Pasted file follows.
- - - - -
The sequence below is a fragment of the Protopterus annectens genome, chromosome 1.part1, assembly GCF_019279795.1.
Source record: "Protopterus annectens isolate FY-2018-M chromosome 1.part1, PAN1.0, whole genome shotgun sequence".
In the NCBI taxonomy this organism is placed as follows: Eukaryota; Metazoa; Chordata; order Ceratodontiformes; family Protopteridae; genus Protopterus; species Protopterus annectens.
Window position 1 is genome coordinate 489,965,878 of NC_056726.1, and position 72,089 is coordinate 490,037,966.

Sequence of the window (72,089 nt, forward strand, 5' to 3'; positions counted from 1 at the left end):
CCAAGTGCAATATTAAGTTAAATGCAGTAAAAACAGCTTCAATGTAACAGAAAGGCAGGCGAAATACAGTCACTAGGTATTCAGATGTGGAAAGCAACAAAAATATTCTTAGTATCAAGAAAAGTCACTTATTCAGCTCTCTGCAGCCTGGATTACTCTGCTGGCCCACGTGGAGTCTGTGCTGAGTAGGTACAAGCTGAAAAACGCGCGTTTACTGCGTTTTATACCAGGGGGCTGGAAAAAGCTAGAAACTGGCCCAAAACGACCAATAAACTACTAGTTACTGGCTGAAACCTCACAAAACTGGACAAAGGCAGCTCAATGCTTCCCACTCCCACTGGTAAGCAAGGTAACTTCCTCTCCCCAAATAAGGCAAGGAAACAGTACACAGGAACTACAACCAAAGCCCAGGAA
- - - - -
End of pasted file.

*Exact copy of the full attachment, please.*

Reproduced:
The sequence below is a fragment of the Protopterus annectens genome, chromosome 1.part1, assembly GCF_019279795.1.
Source record: "Protopterus annectens isolate FY-2018-M chromosome 1.part1, PAN1.0, whole genome shotgun sequence".
In the NCBI taxonomy this organism is placed as follows: Eukaryota; Metazoa; Chordata; order Ceratodontiformes; family Protopteridae; genus Protopterus; species Protopterus annectens.
Window position 1 is genome coordinate 489,965,878 of NC_056726.1, and position 72,089 is coordinate 490,037,966.

Sequence of the window (72,089 nt, forward strand, 5' to 3'; positions counted from 1 at the left end):
CCAAGTGCAATATTAAGTTAAATGCAGTAAAAACAGCTTCAATGTAACAGAAAGGCAGGCGAAATACAGTCACTAGGTATTCAGATGTGGAAAGCAACAAAAATATTCTTAGTATCAAGAAAAGTCACTTATTCAGCTCTCTGCAGCCTGGATTACTCTGCTGGCCCACGTGGAGTCTGTGCTGAGTAGGTACAAGCTGAAAAACGCGCGTTTACTGCGTTTTATACCAGGGGGCTGGAAAAAGCTAGAAACTGGCCCAAAACGACCAATAAACTACTAGTTACTGGCTGAAACCTCACAAAACTGGACAAAGGCAGCTCAATGCTTCCCACTCCCACTGGTAAGCAAGGTAACTTCCTCTCCCCAAATAAGGCAAGGAAACAGTACACAGGAACTACAACCAAAGCCCAGGAA